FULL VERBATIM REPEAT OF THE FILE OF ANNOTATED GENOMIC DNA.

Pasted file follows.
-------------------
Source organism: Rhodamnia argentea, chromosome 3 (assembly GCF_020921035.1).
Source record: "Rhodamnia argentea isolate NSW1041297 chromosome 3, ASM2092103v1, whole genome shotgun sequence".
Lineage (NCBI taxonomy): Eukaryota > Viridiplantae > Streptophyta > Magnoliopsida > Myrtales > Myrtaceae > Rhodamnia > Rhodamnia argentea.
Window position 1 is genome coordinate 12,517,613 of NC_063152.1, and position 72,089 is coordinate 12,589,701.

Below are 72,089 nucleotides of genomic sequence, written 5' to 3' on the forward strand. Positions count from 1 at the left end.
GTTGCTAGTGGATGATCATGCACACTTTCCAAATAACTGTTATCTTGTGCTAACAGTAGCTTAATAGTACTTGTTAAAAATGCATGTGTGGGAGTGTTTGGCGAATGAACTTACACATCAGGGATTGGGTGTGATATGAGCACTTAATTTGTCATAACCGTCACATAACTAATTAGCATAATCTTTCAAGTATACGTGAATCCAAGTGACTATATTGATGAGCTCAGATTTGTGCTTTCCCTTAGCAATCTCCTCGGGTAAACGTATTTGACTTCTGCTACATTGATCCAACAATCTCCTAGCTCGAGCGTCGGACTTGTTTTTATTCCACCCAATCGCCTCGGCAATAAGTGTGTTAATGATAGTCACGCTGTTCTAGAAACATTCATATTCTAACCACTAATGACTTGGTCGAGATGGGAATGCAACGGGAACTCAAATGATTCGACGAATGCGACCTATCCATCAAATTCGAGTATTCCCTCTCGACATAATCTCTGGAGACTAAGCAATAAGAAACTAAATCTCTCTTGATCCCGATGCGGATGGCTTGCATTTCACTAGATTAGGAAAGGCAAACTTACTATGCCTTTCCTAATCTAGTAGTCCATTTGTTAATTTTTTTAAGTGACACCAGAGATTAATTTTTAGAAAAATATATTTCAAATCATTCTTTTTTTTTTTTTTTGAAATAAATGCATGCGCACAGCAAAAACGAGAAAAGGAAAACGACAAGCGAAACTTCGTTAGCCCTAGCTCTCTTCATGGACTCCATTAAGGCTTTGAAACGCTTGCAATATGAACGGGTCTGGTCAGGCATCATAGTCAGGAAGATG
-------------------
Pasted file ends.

Source organism: Rhodamnia argentea, chromosome 3 (assembly GCF_020921035.1).
Source record: "Rhodamnia argentea isolate NSW1041297 chromosome 3, ASM2092103v1, whole genome shotgun sequence".
Lineage (NCBI taxonomy): Eukaryota > Viridiplantae > Streptophyta > Magnoliopsida > Myrtales > Myrtaceae > Rhodamnia > Rhodamnia argentea.
Window position 1 is genome coordinate 12,517,613 of NC_063152.1, and position 72,089 is coordinate 12,589,701.

Below are 72,089 nucleotides of genomic sequence, written 5' to 3' on the forward strand. Positions count from 1 at the left end.
GTTGCTAGTGGATGATCATGCACACTTTCCAAATAACTGTTATCTTGTGCTAACAGTAGCTTAATAGTACTTGTTAAAAATGCATGTGTGGGAGTGTTTGGCGAATGAACTTACACATCAGGGATTGGGTGTGATATGAGCACTTAATTTGTCATAACCGTCACATAACTAATTAGCATAATCTTTCAAGTATACGTGAATCCAAGTGACTATATTGATGAGCTCAGATTTGTGCTTTCCCTTAGCAATCTCCTCGGGTAAACGTATTTGACTTCTGCTACATTGATCCAACAATCTCCTAGCTCGAGCGTCGGACTTGTTTTTATTCCACCCAATCGCCTCGGCAATAAGTGTGTTAATGATAGTCACGCTGTTCTAGAAACATTCATATTCTAACCACTAATGACTTGGTCGAGATGGGAATGCAACGGGAACTCAAATGATTCGACGAATGCGACCTATCCATCAAATTCGAGTATTCCCTCTCGACATAATCTCTGGAGACTAAGCAATAAGAAACTAAATCTCTCTTGATCCCGATGCGGATGGCTTGCATTTCACTAGATTAGGAAAGGCAAACTTACTATGCCTTTCCTAATCTAGTAGTCCATTTGTTAATTTTTTTAAGTGACACCAGAGATTAATTTTTAGAAAAATATATTTCAAATCATTCTTTTTTTTTTTTTTTGAAATAAATGCATGCGCACAGCAAAAACGAGAAAAGGAAAACGACAAGCGAAACTTCGTTAGCCCTAGCTCTCTTCATGGACTCCATTAAGGCTTTGAAACGCTTGCAATATGAACGGGTCTGGTCAGGCATCATAGTCAGGAAGATG